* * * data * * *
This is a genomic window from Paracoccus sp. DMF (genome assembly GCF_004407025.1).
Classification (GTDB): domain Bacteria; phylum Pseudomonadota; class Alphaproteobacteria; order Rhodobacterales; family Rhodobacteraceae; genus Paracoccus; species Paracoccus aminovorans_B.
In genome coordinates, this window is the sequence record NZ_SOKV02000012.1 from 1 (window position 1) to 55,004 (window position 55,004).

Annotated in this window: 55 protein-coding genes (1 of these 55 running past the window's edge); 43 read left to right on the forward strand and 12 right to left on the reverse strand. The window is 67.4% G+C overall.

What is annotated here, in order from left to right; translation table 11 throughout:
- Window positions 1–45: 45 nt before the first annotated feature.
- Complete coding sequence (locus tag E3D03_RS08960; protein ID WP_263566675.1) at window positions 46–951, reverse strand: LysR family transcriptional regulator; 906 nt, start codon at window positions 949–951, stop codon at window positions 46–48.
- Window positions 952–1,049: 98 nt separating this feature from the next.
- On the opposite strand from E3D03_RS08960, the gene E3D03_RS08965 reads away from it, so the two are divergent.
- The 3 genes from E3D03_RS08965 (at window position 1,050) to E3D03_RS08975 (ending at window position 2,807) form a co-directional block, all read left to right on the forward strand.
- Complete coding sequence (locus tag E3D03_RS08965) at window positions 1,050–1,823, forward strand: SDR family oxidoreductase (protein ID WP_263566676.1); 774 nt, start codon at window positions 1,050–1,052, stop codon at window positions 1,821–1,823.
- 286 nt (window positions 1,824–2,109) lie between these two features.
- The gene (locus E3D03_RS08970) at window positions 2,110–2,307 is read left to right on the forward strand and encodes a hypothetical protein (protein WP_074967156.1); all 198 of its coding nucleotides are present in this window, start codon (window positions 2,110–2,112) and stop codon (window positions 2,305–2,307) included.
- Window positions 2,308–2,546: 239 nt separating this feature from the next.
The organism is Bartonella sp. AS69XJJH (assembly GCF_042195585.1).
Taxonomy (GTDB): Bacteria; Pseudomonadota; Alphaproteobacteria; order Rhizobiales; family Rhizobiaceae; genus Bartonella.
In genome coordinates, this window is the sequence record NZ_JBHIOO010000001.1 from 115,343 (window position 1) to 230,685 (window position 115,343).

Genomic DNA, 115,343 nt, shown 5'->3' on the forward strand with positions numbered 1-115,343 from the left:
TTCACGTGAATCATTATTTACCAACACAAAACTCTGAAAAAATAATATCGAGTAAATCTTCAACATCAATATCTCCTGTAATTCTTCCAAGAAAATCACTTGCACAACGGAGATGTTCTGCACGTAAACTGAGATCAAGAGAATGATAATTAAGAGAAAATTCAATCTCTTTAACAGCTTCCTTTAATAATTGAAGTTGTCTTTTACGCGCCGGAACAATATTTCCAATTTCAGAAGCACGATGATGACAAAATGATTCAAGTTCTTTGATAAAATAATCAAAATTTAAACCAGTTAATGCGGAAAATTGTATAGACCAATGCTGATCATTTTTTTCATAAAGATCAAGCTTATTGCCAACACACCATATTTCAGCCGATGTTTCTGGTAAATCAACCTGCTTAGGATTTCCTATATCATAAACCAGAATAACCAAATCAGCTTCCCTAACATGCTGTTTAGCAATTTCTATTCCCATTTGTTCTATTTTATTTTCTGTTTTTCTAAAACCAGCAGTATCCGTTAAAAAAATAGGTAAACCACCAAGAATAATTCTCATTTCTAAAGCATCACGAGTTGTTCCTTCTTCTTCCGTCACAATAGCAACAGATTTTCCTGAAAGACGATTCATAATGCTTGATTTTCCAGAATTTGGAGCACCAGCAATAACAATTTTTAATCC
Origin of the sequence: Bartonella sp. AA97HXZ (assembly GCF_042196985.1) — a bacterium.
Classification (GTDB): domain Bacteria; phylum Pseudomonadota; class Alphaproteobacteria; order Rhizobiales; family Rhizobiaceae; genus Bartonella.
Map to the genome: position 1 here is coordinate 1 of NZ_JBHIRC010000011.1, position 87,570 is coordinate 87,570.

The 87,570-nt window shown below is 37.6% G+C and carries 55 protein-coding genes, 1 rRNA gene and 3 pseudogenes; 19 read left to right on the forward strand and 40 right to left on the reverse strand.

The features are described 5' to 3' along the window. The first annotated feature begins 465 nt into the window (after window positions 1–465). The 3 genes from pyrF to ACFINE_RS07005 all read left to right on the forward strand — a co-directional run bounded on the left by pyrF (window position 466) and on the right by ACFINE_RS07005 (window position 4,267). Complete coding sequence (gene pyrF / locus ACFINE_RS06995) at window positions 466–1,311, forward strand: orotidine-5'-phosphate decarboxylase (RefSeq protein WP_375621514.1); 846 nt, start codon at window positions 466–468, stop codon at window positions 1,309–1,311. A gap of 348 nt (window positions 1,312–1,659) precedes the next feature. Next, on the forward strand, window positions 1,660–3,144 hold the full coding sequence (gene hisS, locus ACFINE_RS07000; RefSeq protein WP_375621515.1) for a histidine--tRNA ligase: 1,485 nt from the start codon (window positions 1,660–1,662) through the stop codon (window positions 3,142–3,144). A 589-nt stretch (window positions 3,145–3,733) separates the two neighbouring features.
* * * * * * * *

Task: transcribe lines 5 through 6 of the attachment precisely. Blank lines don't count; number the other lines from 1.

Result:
What is annotated here, in order from left to right; translation table 11 throughout:
- Window positions 1–45: 45 nt before the first annotated feature.